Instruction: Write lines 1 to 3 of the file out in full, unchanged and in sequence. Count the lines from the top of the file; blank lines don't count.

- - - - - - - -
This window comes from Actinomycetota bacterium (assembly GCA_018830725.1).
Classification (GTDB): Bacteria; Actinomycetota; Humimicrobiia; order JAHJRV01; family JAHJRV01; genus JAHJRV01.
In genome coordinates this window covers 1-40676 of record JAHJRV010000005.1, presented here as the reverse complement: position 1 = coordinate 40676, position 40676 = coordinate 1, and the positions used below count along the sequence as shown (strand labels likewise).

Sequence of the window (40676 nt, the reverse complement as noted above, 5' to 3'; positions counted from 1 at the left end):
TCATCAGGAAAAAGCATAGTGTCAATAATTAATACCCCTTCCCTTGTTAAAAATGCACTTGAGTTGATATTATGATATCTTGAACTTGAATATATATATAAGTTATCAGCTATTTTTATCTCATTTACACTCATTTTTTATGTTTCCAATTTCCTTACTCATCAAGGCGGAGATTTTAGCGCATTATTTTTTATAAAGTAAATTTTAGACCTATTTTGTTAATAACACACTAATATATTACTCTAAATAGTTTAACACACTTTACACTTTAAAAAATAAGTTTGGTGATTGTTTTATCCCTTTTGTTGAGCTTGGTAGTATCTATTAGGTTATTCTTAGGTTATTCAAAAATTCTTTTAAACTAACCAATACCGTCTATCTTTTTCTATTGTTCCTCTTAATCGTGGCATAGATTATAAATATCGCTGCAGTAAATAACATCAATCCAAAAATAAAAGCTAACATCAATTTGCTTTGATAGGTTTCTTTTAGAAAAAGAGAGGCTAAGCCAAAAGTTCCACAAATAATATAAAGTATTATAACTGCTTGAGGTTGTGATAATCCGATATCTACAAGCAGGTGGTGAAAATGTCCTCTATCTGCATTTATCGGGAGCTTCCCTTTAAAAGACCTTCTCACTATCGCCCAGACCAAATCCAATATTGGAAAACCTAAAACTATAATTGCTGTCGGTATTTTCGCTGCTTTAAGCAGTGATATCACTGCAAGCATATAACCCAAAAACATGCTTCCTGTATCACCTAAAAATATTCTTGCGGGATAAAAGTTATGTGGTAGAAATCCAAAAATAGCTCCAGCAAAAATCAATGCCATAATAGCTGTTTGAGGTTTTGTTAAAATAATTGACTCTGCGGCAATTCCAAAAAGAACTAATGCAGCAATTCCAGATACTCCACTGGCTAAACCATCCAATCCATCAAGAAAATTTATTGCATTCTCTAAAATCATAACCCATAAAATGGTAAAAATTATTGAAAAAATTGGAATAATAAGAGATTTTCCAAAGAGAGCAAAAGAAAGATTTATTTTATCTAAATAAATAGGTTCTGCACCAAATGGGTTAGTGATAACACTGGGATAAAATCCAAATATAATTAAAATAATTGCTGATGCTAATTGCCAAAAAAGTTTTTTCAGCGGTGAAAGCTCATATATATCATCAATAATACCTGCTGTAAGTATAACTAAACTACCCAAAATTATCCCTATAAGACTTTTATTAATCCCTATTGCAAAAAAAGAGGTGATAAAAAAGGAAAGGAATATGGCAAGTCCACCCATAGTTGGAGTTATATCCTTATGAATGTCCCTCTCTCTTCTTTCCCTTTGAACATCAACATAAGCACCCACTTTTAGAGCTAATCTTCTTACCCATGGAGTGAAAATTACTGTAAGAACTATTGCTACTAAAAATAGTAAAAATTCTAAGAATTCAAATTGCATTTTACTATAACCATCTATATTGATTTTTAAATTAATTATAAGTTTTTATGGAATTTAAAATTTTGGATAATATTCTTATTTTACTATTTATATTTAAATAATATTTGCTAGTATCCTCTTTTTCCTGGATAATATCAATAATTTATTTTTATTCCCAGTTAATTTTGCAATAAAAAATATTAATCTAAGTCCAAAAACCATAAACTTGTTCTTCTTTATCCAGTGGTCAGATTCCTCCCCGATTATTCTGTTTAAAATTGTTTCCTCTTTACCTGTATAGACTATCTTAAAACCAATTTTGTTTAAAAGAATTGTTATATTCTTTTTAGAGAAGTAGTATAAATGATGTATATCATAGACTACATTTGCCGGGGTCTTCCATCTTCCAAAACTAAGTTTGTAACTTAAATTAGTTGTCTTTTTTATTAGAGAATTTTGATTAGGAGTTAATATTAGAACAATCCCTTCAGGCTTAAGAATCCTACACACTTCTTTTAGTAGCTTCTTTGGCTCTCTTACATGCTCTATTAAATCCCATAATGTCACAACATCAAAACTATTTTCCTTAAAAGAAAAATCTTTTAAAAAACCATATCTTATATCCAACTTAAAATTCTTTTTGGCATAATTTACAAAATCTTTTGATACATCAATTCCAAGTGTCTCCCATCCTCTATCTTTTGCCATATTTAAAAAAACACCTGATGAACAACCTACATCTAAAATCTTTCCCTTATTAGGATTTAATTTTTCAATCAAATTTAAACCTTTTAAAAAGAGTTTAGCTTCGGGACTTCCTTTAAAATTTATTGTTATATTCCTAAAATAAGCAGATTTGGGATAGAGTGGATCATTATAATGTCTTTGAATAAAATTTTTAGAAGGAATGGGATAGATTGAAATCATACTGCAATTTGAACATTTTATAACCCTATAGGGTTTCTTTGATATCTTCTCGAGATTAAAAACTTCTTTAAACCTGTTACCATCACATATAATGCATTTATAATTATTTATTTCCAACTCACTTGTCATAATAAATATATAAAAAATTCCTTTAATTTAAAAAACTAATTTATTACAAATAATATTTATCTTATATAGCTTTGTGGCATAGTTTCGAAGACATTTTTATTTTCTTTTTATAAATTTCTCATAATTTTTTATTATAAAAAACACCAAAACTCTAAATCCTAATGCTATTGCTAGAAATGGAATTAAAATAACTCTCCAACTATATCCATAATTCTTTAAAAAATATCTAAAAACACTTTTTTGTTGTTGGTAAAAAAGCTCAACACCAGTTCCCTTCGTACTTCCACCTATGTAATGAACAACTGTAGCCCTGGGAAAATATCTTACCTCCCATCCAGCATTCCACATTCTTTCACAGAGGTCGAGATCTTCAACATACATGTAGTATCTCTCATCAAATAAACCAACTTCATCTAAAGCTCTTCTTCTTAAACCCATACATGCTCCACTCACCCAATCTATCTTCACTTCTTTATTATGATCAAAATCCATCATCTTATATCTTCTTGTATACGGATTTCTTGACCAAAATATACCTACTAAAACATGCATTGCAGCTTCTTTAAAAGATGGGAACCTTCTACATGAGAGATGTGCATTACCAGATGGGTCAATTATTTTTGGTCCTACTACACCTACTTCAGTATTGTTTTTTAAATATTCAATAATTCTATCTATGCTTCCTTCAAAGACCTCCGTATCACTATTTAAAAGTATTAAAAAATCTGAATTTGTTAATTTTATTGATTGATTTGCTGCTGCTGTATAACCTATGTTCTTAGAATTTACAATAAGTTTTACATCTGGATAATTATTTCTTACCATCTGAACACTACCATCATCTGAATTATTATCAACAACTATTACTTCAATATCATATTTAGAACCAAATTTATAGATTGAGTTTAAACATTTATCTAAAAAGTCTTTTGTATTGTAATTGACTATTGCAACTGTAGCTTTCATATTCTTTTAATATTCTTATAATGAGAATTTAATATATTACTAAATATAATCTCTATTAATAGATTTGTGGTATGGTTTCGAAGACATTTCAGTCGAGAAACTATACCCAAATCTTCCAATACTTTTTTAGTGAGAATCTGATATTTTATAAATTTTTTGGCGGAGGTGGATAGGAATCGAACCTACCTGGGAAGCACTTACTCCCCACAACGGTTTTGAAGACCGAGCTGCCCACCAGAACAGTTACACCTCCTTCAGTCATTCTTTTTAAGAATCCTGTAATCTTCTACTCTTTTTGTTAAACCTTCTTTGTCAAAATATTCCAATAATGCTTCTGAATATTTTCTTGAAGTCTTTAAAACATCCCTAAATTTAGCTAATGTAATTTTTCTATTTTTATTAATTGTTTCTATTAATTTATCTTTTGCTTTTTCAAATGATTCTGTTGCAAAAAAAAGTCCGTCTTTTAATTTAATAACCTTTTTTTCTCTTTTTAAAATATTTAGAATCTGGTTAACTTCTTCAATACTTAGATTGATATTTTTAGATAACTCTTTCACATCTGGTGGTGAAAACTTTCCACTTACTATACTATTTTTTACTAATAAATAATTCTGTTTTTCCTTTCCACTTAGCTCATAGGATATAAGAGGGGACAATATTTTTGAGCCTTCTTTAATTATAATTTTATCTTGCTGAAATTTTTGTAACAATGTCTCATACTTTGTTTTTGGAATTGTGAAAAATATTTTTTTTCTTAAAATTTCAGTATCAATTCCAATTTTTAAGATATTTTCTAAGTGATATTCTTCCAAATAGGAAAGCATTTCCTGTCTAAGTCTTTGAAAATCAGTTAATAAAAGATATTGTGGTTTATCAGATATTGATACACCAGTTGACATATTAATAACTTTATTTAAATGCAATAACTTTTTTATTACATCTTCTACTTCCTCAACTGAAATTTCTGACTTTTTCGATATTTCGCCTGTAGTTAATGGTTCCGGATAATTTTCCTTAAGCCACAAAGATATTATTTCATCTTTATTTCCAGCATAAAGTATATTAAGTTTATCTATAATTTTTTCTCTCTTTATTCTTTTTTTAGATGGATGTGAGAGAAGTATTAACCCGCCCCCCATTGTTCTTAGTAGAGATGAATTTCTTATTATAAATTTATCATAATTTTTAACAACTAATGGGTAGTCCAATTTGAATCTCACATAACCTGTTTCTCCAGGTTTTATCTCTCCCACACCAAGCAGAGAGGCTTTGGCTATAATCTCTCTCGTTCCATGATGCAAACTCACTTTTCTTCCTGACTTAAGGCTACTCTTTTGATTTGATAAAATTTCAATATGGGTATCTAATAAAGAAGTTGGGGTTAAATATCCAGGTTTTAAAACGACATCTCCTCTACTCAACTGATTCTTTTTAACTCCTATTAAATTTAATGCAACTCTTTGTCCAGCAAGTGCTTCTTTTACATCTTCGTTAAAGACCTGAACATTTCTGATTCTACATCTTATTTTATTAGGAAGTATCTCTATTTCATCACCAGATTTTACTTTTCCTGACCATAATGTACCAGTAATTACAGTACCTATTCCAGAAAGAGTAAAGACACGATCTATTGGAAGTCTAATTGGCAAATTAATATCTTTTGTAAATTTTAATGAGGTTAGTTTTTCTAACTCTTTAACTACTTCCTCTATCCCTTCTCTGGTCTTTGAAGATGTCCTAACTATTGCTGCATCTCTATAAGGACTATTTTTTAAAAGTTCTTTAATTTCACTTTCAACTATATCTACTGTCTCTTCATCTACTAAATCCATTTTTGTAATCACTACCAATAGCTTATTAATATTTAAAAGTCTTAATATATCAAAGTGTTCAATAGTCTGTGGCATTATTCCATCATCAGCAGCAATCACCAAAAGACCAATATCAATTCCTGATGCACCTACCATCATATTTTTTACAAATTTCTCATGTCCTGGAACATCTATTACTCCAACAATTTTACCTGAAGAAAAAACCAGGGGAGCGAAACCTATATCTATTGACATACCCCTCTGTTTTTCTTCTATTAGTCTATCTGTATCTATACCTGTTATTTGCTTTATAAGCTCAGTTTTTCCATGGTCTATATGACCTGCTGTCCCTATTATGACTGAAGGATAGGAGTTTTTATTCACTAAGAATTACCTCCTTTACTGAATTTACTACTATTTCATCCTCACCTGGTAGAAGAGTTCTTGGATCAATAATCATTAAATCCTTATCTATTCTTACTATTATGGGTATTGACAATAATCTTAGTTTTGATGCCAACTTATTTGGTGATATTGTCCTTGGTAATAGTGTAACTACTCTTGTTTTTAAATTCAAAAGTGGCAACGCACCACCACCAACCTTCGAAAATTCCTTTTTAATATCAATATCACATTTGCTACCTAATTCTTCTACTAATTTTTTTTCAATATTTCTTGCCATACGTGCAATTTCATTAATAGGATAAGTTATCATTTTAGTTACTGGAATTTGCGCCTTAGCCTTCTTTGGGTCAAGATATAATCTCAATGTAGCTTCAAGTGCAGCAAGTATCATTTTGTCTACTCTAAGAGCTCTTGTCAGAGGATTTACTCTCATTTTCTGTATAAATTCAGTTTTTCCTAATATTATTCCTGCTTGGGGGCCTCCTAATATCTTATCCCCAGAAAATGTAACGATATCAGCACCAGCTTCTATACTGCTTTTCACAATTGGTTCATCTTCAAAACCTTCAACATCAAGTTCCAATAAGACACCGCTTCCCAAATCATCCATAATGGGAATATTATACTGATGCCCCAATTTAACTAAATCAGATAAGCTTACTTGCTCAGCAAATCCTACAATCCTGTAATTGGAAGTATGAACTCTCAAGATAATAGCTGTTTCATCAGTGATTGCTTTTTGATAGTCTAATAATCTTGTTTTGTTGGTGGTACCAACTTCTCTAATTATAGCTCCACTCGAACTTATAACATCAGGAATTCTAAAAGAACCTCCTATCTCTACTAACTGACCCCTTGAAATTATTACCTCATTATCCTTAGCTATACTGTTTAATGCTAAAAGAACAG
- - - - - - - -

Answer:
This window comes from Actinomycetota bacterium (assembly GCA_018830725.1).
Classification (GTDB): Bacteria; Actinomycetota; Humimicrobiia; order JAHJRV01; family JAHJRV01; genus JAHJRV01.
In genome coordinates this window covers 1-40676 of record JAHJRV010000005.1, presented here as the reverse complement: position 1 = coordinate 40676, position 40676 = coordinate 1, and the positions used below count along the sequence as shown (strand labels likewise).